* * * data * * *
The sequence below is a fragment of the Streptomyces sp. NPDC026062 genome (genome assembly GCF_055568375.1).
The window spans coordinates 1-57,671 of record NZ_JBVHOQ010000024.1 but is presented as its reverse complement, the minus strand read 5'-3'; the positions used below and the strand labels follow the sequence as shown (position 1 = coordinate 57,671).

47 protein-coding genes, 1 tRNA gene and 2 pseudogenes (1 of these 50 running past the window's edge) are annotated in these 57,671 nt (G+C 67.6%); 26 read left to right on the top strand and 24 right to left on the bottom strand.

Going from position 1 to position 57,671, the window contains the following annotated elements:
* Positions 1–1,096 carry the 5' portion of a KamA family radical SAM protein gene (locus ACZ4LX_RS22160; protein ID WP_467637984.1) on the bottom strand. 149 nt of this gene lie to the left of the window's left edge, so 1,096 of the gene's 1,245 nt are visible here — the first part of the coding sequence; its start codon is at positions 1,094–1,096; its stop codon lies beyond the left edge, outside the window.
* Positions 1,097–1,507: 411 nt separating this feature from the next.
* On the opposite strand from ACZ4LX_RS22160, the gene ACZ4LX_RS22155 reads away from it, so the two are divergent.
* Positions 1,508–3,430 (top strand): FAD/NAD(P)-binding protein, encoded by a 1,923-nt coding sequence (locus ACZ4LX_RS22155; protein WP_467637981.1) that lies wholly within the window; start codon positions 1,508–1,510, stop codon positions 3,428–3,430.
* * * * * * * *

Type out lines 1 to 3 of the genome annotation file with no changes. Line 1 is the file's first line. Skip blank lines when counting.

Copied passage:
The sequence below is a fragment of the Streptomyces sp. NPDC026062 genome (genome assembly GCF_055568375.1).
The window spans coordinates 1-57,671 of record NZ_JBVHOQ010000024.1 but is presented as its reverse complement, the minus strand read 5'-3'; the positions used below and the strand labels follow the sequence as shown (position 1 = coordinate 57,671).

47 protein-coding genes, 1 tRNA gene and 2 pseudogenes (1 of these 50 running past the window's edge) are annotated in these 57,671 nt (G+C 67.6%); 26 read left to right on the top strand and 24 right to left on the bottom strand.